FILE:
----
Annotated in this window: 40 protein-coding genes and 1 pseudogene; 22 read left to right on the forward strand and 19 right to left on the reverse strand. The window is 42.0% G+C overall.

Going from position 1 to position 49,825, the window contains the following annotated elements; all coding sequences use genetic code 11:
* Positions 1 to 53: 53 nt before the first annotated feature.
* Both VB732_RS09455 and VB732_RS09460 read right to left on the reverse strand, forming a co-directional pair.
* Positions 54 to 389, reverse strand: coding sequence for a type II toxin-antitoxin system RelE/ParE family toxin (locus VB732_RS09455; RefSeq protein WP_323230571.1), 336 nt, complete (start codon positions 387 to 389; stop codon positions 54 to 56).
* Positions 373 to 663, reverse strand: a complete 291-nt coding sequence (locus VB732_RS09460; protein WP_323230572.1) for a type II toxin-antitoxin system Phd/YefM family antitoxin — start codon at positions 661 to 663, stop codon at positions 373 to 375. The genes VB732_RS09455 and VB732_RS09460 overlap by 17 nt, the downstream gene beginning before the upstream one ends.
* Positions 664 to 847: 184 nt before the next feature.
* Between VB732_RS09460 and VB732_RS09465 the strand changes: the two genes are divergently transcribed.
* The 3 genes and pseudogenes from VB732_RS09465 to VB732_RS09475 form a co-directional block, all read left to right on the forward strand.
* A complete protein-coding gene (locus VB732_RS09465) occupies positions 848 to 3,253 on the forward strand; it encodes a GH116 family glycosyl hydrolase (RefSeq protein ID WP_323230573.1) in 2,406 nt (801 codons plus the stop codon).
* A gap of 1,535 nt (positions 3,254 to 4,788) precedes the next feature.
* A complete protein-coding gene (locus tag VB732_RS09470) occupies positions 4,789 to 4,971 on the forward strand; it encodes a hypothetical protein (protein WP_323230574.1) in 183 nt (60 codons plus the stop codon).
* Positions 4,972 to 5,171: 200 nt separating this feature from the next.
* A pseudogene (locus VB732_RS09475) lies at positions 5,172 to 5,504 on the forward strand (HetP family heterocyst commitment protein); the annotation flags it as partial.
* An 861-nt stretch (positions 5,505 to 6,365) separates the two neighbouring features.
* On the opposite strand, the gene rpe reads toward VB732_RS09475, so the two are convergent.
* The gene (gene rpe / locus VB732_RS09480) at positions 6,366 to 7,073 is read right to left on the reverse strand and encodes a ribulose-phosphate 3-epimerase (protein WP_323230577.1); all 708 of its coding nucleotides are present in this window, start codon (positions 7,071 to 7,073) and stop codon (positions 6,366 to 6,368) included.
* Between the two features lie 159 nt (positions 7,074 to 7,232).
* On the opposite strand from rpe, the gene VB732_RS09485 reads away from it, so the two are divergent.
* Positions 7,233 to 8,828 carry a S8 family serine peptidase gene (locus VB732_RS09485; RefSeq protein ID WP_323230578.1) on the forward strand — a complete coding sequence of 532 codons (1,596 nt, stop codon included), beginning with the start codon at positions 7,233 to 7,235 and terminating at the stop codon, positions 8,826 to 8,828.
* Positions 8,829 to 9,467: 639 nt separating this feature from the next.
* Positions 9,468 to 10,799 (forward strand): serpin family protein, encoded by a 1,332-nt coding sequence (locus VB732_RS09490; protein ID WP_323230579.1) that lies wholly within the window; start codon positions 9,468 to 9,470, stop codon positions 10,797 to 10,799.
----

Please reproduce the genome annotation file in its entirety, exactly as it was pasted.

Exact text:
Annotated in this window: 40 protein-coding genes and 1 pseudogene; 22 read left to right on the forward strand and 19 right to left on the reverse strand. The window is 42.0% G+C overall.

Going from position 1 to position 49,825, the window contains the following annotated elements; all coding sequences use genetic code 11:
* Positions 1 to 53: 53 nt before the first annotated feature.
* Both VB732_RS09455 and VB732_RS09460 read right to left on the reverse strand, forming a co-directional pair.
* Positions 54 to 389, reverse strand: coding sequence for a type II toxin-antitoxin system RelE/ParE family toxin (locus VB732_RS09455; RefSeq protein WP_323230571.1), 336 nt, complete (start codon positions 387 to 389; stop codon positions 54 to 56).
* Positions 373 to 663, reverse strand: a complete 291-nt coding sequence (locus VB732_RS09460; protein WP_323230572.1) for a type II toxin-antitoxin system Phd/YefM family antitoxin — start codon at positions 661 to 663, stop codon at positions 373 to 375. The genes VB732_RS09455 and VB732_RS09460 overlap by 17 nt, the downstream gene beginning before the upstream one ends.
* Positions 664 to 847: 184 nt before the next feature.
* Between VB732_RS09460 and VB732_RS09465 the strand changes: the two genes are divergently transcribed.
* The 3 genes and pseudogenes from VB732_RS09465 to VB732_RS09475 form a co-directional block, all read left to right on the forward strand.
* A complete protein-coding gene (locus VB732_RS09465) occupies positions 848 to 3,253 on the forward strand; it encodes a GH116 family glycosyl hydrolase (RefSeq protein ID WP_323230573.1) in 2,406 nt (801 codons plus the stop codon).
* A gap of 1,535 nt (positions 3,254 to 4,788) precedes the next feature.
* A complete protein-coding gene (locus tag VB732_RS09470) occupies positions 4,789 to 4,971 on the forward strand; it encodes a hypothetical protein (protein WP_323230574.1) in 183 nt (60 codons plus the stop codon).
* Positions 4,972 to 5,171: 200 nt separating this feature from the next.
* A pseudogene (locus VB732_RS09475) lies at positions 5,172 to 5,504 on the forward strand (HetP family heterocyst commitment protein); the annotation flags it as partial.
* An 861-nt stretch (positions 5,505 to 6,365) separates the two neighbouring features.
* On the opposite strand, the gene rpe reads toward VB732_RS09475, so the two are convergent.
* The gene (gene rpe / locus VB732_RS09480) at positions 6,366 to 7,073 is read right to left on the reverse strand and encodes a ribulose-phosphate 3-epimerase (protein WP_323230577.1); all 708 of its coding nucleotides are present in this window, start codon (positions 7,071 to 7,073) and stop codon (positions 6,366 to 6,368) included.
* Between the two features lie 159 nt (positions 7,074 to 7,232).
* On the opposite strand from rpe, the gene VB732_RS09485 reads away from it, so the two are divergent.
* Positions 7,233 to 8,828 carry a S8 family serine peptidase gene (locus VB732_RS09485; RefSeq protein ID WP_323230578.1) on the forward strand — a complete coding sequence of 532 codons (1,596 nt, stop codon included), beginning with the start codon at positions 7,233 to 7,235 and terminating at the stop codon, positions 8,826 to 8,828.
* Positions 8,829 to 9,467: 639 nt separating this feature from the next.
* Positions 9,468 to 10,799 (forward strand): serpin family protein, encoded by a 1,332-nt coding sequence (locus VB732_RS09490; protein ID WP_323230579.1) that lies wholly within the window; start codon positions 9,468 to 9,470, stop codon positions 10,797 to 10,799.